No. The saliva test only detects the presence of THC (cannabis), Methylamphetamine (speed) and MDMA (ecstasy). It does not detect the presence of prescription drugs or common over the counter medications, such as cold and flu tablets, sinus medication (e.g. Sudafed), asthma or ADHD medication.

However, drivers impaired by other drugs (either prescription or illicit) will continue to be prosecuted under section 47 of the Road Traffic Act 1961 for the existing offence of driving under the influence of an intoxicating liquor or drug – commonly referred to as ‘DUI’.

This offence carries severe penalties and drivers may be fined up to $1,200 for a first offence, in addition to a period of licence disqualification, demerit points or even imprisonment in some cases (refer to question 9 for further information).

If you are unsure about the side effects of your medication or any impact it may have on your driving ability, please consult your doctor.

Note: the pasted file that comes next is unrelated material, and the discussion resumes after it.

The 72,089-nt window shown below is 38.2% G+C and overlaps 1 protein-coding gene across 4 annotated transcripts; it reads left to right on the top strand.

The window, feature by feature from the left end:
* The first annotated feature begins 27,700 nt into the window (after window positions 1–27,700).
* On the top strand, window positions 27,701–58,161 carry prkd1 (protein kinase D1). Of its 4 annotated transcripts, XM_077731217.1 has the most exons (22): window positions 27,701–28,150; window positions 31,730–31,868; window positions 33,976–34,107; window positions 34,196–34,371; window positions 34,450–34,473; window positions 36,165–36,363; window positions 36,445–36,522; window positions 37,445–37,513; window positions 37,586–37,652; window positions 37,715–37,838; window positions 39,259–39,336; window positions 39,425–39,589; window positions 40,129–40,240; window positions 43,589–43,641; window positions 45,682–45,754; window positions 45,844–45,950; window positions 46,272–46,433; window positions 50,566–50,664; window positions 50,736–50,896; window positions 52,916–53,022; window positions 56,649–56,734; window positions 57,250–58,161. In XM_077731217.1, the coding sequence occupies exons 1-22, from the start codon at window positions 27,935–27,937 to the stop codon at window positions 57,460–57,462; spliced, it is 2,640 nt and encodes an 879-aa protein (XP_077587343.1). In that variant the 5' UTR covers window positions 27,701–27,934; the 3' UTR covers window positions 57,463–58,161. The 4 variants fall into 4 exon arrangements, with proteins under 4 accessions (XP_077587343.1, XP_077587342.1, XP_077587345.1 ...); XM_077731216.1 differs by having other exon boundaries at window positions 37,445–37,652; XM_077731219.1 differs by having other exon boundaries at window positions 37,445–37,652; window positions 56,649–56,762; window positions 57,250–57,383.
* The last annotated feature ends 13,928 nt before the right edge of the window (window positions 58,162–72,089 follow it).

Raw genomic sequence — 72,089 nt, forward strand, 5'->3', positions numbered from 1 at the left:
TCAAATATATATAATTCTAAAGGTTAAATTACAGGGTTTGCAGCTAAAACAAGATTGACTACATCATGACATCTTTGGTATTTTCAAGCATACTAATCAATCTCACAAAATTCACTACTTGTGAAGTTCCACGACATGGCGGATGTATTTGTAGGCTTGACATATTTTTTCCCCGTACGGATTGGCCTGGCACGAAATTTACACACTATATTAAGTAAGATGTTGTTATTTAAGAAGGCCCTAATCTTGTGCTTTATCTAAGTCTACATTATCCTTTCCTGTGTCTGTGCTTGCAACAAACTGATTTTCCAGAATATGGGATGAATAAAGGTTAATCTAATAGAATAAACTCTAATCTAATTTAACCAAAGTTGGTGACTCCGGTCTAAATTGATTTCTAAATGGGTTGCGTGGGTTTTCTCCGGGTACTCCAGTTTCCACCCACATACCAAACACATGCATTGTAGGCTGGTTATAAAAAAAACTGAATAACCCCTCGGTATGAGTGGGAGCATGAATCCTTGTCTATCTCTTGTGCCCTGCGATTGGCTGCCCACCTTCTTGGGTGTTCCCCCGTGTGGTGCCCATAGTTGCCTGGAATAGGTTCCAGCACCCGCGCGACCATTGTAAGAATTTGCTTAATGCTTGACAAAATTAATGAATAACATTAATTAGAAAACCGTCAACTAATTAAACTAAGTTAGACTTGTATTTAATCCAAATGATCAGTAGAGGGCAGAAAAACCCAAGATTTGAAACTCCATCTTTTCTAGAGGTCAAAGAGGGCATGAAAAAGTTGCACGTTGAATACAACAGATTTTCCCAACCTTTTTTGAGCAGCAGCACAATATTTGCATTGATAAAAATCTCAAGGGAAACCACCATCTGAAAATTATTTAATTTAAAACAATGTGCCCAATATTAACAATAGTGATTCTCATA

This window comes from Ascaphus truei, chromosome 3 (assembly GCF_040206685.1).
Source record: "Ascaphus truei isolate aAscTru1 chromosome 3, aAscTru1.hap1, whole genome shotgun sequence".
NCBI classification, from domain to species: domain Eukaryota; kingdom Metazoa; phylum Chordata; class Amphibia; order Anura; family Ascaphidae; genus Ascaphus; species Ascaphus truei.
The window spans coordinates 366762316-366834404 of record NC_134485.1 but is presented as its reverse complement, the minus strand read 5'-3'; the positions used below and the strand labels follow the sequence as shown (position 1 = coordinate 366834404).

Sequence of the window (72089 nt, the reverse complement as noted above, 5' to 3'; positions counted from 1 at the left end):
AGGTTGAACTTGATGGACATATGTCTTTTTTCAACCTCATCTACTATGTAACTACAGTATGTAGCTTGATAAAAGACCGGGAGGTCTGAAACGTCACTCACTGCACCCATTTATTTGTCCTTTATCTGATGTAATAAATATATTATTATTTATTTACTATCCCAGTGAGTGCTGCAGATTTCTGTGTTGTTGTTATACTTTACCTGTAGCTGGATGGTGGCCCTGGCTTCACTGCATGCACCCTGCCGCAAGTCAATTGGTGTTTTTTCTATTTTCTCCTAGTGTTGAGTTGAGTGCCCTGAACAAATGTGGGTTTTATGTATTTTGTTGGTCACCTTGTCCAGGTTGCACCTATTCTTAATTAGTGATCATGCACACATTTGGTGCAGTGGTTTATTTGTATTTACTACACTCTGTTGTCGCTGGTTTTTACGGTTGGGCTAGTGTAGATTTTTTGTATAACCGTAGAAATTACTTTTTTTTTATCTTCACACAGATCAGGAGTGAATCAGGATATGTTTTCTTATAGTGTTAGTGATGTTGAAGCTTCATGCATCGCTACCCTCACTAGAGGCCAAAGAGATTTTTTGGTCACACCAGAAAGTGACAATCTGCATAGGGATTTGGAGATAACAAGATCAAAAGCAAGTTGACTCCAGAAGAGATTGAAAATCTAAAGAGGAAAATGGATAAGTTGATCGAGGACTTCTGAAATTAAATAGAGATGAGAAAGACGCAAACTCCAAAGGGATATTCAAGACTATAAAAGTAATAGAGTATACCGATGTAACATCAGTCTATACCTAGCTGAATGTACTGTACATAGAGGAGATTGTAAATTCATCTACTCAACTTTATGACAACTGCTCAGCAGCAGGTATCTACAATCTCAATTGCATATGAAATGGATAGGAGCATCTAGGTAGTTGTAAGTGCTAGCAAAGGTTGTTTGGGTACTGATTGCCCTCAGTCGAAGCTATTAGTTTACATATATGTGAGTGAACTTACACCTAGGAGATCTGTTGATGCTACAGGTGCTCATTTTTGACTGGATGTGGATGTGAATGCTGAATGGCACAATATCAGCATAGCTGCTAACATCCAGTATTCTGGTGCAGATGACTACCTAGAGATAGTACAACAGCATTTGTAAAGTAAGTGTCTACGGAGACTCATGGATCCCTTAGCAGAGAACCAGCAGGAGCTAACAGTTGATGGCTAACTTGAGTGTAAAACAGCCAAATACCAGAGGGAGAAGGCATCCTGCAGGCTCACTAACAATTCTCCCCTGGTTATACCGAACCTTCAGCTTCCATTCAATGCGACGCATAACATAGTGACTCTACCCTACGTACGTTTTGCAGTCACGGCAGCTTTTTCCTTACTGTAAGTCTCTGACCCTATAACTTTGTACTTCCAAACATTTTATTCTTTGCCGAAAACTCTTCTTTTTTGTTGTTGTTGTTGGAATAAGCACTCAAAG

Can prescription or common ‘over the counter’ medication affect driving ability?

There are a number of drugs (both legal and illegal) that have the potential to affect driving ability.  Some prescription medications also contain behaviour modifying drugs such as benzodiazepines, which can be found in valium, as well as antihistamine, commonly found in hay-fever tablets.
Always check the listed side effects and follow instructions regarding use.  If you are unsure about the side effects of your medication or any impact it may have on your driving ability, please consult your doctor or pharmacist.

What is saliva testing?